This project was published in the evening, California time, on Thursday, December 19, with 11:59pm on the following Monday, December 23, 2013, as the deadline.
These are the instructions that went out to the group’s email list (at tinyletter.com/disquiet-junto):
Disquiet Junto Project 0103: Tinsel Song
This week’s project, the 103rd, is based on last week’s, the 102nd. The instructions are as follows:
Step 1: Select three different works from last week’s project, as collected at this URL:
Step 2: Label them Source A, B, and C.
Step 3: Create an underlying foundation for a song by creating a loop-able segment structured as follows: four beats of Source A, four beats of Source B, four beats of Source A, four beats of Source C.
Step 4: Let that loop repeat twice before introducing any additional elements.
Step 5: Continue to loop the segment and augment/distort/filter it as you so desire, and introduce any additional material, toward the goal of creating an original piece of music.
Bonus Round: If you are inclined, create a chorus for the song by holding Source B for an extended period of time, and create a bridge by holding Source C for an extended period of time. Again, feel free to augment/distort/filter them.
Deadline: Monday, December 23, 2013, at 11:59pm wherever you are.
Length: Your track’s length should be between 1 and four minutes.
Information: Please when posting your track on SoundCloud, include a description of your process in planning, composing, and recording it. This description is an essential element of the communicative process inherent in the Disquiet Junto.
Title/Tag: Include the term “disquiet0103-tinselsong”in the title of your track, and as a tag for your track.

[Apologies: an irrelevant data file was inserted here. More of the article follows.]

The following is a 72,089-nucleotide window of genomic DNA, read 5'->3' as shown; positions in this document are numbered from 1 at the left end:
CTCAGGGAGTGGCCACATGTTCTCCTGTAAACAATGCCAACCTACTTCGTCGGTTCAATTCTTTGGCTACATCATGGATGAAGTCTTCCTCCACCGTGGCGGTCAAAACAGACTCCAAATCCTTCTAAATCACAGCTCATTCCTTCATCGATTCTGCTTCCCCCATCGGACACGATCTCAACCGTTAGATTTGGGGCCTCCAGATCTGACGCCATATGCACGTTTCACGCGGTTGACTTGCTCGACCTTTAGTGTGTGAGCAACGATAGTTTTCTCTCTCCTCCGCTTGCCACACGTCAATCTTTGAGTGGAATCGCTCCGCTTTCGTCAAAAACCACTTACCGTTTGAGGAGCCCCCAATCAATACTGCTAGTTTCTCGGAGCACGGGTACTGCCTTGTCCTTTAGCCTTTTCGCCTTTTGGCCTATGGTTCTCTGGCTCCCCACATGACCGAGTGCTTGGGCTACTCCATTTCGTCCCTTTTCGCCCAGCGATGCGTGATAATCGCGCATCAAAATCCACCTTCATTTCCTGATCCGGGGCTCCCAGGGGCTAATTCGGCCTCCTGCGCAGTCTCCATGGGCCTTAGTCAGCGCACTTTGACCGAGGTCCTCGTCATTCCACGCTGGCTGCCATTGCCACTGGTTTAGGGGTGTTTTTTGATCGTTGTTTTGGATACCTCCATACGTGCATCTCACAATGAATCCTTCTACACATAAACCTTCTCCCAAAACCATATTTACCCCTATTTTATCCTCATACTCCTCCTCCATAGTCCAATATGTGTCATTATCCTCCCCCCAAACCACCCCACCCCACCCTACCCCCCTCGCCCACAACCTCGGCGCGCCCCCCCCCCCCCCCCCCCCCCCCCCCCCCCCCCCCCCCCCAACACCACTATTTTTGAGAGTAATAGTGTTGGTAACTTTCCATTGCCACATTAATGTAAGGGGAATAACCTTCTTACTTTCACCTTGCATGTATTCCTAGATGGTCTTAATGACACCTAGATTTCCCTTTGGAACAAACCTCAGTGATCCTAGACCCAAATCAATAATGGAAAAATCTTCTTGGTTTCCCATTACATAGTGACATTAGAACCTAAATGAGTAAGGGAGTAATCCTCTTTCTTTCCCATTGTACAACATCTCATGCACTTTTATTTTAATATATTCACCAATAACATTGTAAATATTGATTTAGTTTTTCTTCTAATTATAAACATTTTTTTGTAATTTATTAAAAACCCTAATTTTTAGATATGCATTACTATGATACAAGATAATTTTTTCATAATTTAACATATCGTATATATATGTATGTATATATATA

Download: Please consider employing a license that allows for attributed, commerce-free remixing (i.e., a Creative Commons license permitting non-commercial sharing with attribution).
Linking: When posting the track, be sure to include this information:
More on this 103rd weekly Disquiet Junto project (Make a song based on last week’s “sonic tinsel” project) at:
Source audio from these three tracks:
[insert links to SoundCloud page for the three source tracks]
More details on the Disquiet Junto at:
Image associated with the project adopted from one found via Creative Commons at:
Holiday music from Robin Rimbaud
When you hear that Robin Rimbaud, aka Scanner, has recorded a cover of “White Christmas,” perhaps the first thing that comes to mind is surveillance audio of Santa making his annual sleigh ride — a sound art version of the Official NORAD Santa Tracker. Scanner made his name — that name — early on by plucking dialog from the ether thanks to his namesake object, and adding layers of narrative and emotion with delicate electronic textures. But it turns out his “White Christmas” is very much the song, coming in at a relaxed three and a half minutes. The only plucking here is of what sounds like a harp, and there’s a fair amount of sleigh bells at the close.
A solo piano piece by Glasgow's Elizabeth Veldon
In the recent solo piano piece by Elizabeth Veldon, “The Pure Water, Filled with Light,” the light may very well be the spaces between the notes. That’s an unnecessary distinction, because silence is a kind of note unto itself, so safer to say that the light is the space between the parts played between the piano. The piano is slow and studied, and at times meticulously random, brief moments of melodic fragments and sudden stoppages. The silences are of irregular length, which means that rather than serve as pauses, they stand as sonic content as well. One listens to the silences to hear what they contain, what they mean, rather than treating them as mere punctuation. It’s quite a feat.